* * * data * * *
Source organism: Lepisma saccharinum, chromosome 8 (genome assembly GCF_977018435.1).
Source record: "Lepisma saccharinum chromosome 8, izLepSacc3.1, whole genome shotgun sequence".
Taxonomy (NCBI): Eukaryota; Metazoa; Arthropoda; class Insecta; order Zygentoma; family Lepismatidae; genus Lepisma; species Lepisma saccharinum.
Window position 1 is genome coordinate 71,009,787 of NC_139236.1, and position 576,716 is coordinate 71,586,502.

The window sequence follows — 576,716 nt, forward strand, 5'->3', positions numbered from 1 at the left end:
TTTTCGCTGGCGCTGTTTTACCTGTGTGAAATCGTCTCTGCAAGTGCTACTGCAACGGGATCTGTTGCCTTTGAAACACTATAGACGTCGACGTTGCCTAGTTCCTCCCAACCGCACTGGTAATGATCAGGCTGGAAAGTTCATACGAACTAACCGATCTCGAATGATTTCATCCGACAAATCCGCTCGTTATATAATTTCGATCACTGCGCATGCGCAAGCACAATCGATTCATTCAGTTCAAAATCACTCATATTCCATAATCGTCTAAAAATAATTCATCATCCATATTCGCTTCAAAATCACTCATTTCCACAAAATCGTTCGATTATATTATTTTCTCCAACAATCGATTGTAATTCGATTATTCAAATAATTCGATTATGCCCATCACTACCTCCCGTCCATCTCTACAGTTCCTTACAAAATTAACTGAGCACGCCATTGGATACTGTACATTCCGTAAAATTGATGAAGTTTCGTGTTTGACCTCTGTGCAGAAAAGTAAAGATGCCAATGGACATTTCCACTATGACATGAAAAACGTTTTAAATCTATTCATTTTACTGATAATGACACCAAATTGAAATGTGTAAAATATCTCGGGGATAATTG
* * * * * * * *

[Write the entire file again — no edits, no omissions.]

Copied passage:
Source organism: Lepisma saccharinum, chromosome 8 (genome assembly GCF_977018435.1).
Source record: "Lepisma saccharinum chromosome 8, izLepSacc3.1, whole genome shotgun sequence".
Taxonomy (NCBI): Eukaryota; Metazoa; Arthropoda; class Insecta; order Zygentoma; family Lepismatidae; genus Lepisma; species Lepisma saccharinum.
Window position 1 is genome coordinate 71,009,787 of NC_139236.1, and position 576,716 is coordinate 71,586,502.

The window sequence follows — 576,716 nt, forward strand, 5'->3', positions numbered from 1 at the left end:
TTTTCGCTGGCGCTGTTTTACCTGTGTGAAATCGTCTCTGCAAGTGCTACTGCAACGGGATCTGTTGCCTTTGAAACACTATAGACGTCGACGTTGCCTAGTTCCTCCCAACCGCACTGGTAATGATCAGGCTGGAAAGTTCATACGAACTAACCGATCTCGAATGATTTCATCCGACAAATCCGCTCGTTATATAATTTCGATCACTGCGCATGCGCAAGCACAATCGATTCATTCAGTTCAAAATCACTCATATTCCATAATCGTCTAAAAATAATTCATCATCCATATTCGCTTCAAAATCACTCATTTCCACAAAATCGTTCGATTATATTATTTTCTCCAACAATCGATTGTAATTCGATTATTCAAATAATTCGATTATGCCCATCACTACCTCCCGTCCATCTCTACAGTTCCTTACAAAATTAACTGAGCACGCCATTGGATACTGTACATTCCGTAAAATTGATGAAGTTTCGTGTTTGACCTCTGTGCAGAAAAGTAAAGATGCCAATGGACATTTCCACTATGACATGAAAAACGTTTTAAATCTATTCATTTTACTGATAATGACACCAAATTGAAATGTGTAAAATATCTCGGGGATAATTG